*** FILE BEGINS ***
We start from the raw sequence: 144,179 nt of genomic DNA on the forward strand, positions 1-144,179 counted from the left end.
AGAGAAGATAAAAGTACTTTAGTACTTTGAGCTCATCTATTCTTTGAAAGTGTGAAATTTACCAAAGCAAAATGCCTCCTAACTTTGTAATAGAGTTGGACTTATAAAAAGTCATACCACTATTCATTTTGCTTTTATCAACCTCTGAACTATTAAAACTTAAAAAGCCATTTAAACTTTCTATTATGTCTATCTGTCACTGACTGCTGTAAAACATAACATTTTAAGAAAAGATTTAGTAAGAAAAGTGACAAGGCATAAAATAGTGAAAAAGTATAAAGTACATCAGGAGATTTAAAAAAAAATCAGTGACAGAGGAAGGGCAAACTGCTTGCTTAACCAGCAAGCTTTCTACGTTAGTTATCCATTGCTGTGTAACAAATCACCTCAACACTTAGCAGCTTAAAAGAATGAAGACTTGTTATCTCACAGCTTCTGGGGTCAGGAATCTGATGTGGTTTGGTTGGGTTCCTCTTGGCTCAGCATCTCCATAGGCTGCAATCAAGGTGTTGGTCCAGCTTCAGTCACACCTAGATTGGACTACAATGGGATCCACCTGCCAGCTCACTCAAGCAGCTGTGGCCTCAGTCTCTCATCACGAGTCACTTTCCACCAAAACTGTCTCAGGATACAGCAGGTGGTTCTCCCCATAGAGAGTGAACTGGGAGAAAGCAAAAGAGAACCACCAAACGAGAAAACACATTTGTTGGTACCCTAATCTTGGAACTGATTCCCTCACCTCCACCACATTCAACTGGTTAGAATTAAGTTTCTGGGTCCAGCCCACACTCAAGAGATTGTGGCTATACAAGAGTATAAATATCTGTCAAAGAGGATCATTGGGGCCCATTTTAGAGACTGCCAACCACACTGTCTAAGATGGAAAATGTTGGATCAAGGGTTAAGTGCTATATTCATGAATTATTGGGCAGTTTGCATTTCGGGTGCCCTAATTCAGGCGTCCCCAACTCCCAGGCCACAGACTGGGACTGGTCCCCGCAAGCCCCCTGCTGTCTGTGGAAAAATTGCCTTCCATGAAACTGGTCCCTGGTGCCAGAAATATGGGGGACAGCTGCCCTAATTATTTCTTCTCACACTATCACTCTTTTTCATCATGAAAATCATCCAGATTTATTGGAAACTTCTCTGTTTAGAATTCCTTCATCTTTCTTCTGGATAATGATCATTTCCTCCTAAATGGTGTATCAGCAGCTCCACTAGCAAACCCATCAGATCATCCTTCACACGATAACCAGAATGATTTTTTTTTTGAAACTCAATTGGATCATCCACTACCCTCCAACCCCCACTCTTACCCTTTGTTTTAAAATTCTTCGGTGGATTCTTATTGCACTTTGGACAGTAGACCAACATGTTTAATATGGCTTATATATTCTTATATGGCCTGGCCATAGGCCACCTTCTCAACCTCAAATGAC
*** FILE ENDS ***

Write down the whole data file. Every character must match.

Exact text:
We start from the raw sequence: 144,179 nt of genomic DNA on the forward strand, positions 1-144,179 counted from the left end.
AGAGAAGATAAAAGTACTTTAGTACTTTGAGCTCATCTATTCTTTGAAAGTGTGAAATTTACCAAAGCAAAATGCCTCCTAACTTTGTAATAGAGTTGGACTTATAAAAAGTCATACCACTATTCATTTTGCTTTTATCAACCTCTGAACTATTAAAACTTAAAAAGCCATTTAAACTTTCTATTATGTCTATCTGTCACTGACTGCTGTAAAACATAACATTTTAAGAAAAGATTTAGTAAGAAAAGTGACAAGGCATAAAATAGTGAAAAAGTATAAAGTACATCAGGAGATTTAAAAAAAAATCAGTGACAGAGGAAGGGCAAACTGCTTGCTTAACCAGCAAGCTTTCTACGTTAGTTATCCATTGCTGTGTAACAAATCACCTCAACACTTAGCAGCTTAAAAGAATGAAGACTTGTTATCTCACAGCTTCTGGGGTCAGGAATCTGATGTGGTTTGGTTGGGTTCCTCTTGGCTCAGCATCTCCATAGGCTGCAATCAAGGTGTTGGTCCAGCTTCAGTCACACCTAGATTGGACTACAATGGGATCCACCTGCCAGCTCACTCAAGCAGCTGTGGCCTCAGTCTCTCATCACGAGTCACTTTCCACCAAAACTGTCTCAGGATACAGCAGGTGGTTCTCCCCATAGAGAGTGAACTGGGAGAAAGCAAAAGAGAACCACCAAACGAGAAAACACATTTGTTGGTACCCTAATCTTGGAACTGATTCCCTCACCTCCACCACATTCAACTGGTTAGAATTAAGTTTCTGGGTCCAGCCCACACTCAAGAGATTGTGGCTATACAAGAGTATAAATATCTGTCAAAGAGGATCATTGGGGCCCATTTTAGAGACTGCCAACCACACTGTCTAAGATGGAAAATGTTGGATCAAGGGTTAAGTGCTATATTCATGAATTATTGGGCAGTTTGCATTTCGGGTGCCCTAATTCAGGCGTCCCCAACTCCCAGGCCACAGACTGGGACTGGTCCCCGCAAGCCCCCTGCTGTCTGTGGAAAAATTGCCTTCCATGAAACTGGTCCCTGGTGCCAGAAATATGGGGGACAGCTGCCCTAATTATTTCTTCTCACACTATCACTCTTTTTCATCATGAAAATCATCCAGATTTATTGGAAACTTCTCTGTTTAGAATTCCTTCATCTTTCTTCTGGATAATGATCATTTCCTCCTAAATGGTGTATCAGCAGCTCCACTAGCAAACCCATCAGATCATCCTTCACACGATAACCAGAATGATTTTTTTTTTGAAACTCAATTGGATCATCCACTACCCTCCAACCCCCACTCTTACCCTTTGTTTTAAAATTCTTCGGTGGATTCTTATTGCACTTTGGACAGTAGACCAACATGTTTAATATGGCTTATATATTCTTATATGGCCTGGCCATAGGCCACCTTCTCAACCTCAAATGAC